Apology for Heroism: A Brief Autobiography of Ideas (autobiography) 1934
Untouchable (novel) 1935; revised edition, 1970
The Coolie (novel) 1936; revised edition, 1972
Two Leaves and a Bud (novel) 1937
The Village (novel) 1939
Across the Black Waters (novel) 1940
The Sword and the Sickle (novel) 1942
The Big Heart (novel) 1945
∗Seven Summers: The Story of an Indian Childhood (novel) 1951
The Private Life of an Indian Prince (novel) 1953; revised edition, 1970
The Road (novel) 1961
∗Morning Face (novel) 1968
Between Tears and Laughter (short stories) 1973
Conversations in Bloomsbury (essays) 1981
∗Confession of a Lover (novel) 1984
∗The Bubble (novel) 1984
∗These works comprise the first volumes in a projected seven-volume series known as the "Seven Ages of Man."
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SOURCE: A review of The Coolie, in Life and Letters To-Day, London, Vol. 15, No. 4, Autumn, 1936, pp. 208, 210.
[In the following review, Dewsbury praises The Coolie as a realistic depiction of India.]
Mr. Anand, in a series of novels, is presenting the panorama of the real contemporary India. The Coolie is a frightening picture, and the author has achieved his purpose by making us wonder what on earth can be done to "save" his country. It is obvious that present evils must be corrected—evils of exploitation and graft. But the book goes much further by showing the inhumanity of man to man, proletarian to proletarian, bourgeois to bourgeois. When class meets class, why should we expect them to love one another who cannot love themselves? Remove existing evils—and the problem of human nature remains. And here the author offers no help.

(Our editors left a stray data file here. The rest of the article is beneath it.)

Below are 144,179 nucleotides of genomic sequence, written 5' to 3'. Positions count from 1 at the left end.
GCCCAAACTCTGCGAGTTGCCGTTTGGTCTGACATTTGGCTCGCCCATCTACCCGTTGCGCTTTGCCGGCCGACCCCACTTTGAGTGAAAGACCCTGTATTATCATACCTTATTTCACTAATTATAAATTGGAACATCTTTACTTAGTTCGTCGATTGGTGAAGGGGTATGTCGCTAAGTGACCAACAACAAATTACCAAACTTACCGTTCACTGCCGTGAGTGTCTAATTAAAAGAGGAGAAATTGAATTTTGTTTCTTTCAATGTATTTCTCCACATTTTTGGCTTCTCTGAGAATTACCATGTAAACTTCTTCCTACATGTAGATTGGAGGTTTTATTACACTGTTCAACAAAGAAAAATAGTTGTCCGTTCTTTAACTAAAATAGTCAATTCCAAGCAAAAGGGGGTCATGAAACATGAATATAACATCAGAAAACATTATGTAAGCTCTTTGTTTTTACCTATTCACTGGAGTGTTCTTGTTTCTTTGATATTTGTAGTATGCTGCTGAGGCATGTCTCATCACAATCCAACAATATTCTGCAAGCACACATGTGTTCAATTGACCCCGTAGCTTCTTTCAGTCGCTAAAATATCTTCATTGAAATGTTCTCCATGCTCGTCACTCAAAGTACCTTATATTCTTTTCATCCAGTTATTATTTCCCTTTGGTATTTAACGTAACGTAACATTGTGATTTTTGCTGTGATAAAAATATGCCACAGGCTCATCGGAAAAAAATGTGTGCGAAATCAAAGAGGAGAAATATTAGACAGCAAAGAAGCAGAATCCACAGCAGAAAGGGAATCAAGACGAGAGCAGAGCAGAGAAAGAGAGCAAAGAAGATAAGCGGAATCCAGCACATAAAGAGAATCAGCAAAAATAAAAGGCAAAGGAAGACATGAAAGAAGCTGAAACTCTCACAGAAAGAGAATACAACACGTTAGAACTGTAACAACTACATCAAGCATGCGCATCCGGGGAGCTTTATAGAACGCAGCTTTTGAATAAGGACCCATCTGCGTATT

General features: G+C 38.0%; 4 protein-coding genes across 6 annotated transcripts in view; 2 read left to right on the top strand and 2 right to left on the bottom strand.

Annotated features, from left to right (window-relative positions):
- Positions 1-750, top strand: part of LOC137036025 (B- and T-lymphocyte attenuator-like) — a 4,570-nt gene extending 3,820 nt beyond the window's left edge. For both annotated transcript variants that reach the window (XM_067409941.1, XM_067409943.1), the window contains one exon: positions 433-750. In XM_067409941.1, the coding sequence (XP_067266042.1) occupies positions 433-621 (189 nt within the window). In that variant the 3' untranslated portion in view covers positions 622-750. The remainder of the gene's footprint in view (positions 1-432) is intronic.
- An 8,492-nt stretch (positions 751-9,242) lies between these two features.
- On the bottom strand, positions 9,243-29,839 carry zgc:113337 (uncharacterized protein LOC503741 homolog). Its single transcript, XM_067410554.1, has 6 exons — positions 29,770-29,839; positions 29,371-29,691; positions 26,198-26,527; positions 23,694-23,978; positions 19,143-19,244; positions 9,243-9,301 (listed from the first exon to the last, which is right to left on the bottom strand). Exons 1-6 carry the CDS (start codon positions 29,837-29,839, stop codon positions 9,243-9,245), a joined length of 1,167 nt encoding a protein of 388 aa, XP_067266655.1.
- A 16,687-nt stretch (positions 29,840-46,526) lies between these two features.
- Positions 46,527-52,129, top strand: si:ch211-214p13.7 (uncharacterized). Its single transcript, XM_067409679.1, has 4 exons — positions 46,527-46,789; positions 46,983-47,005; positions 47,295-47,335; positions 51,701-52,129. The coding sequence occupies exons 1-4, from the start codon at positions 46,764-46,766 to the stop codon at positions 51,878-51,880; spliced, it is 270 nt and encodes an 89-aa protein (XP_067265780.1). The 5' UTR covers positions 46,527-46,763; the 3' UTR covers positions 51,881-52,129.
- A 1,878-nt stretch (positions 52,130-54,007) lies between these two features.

He might retort that he has shown how the Indian working man is devitalised by improper feeding, by a handful of rice and chapatis. But the bourgeois has been eating for years and years, and look what it has done for him! Indeed it would have been pleasant if the East could have shown us that eating is just another bourgeois dope, like religion. Only the other day there was a story in the newspapers of an invalid who had consulted a Yogi and had been advised to live entirely on salt and water. For sixty-seven years the...
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SOURCE: A review of The Village, in The Spectator, Vol. 162, No. 5783, April 28, 1939, p. 730.
[O'Brien was an Irish novelist and playwright. In the following excerpt, she extols the universality of the theme of The Village.]
The Village is a slow and informative narrative of peasant life in a remote community of the Punjab in the years just before the War of 1914–1918. Accumulatively and without sensationalism, it gives a vivid picture of a life that is poor and terrible, but in many aspects extremely dignified, and which is made complicated and alarming by ritualistic fears, regulations and traditions which, though novel, can of course be paralleled by similar evolutions and excesses in any old and self-conscious race. The interesting thing, indeed, about this story is that, closely localised as it is, its theme is universal, not to say commonplace. For it tells of the growth of a sensitive boy in uneasy revolt against the inflexible way of life of his family and of his caste in general. A subject which must have produced thousands of novels in all languages and which will continue to produce them.
[Lalu] Singh is the youngest son of an ageing, impoverished farmer in the village of Nandpur. He likes his farmwork and is good at it; he has moods of great feeling for his harassed, sensitive and rather moody father, as also for his affectionate, fussy mother. These...
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SOURCE: A review of The Indian Theatre, in Journal of American Folklore, Vol. 64, No. 254, October-December, 1951, p. 439.
[In the following review, Anderson asserts that "Anand sees the theatre as a potent instrument for social reform."]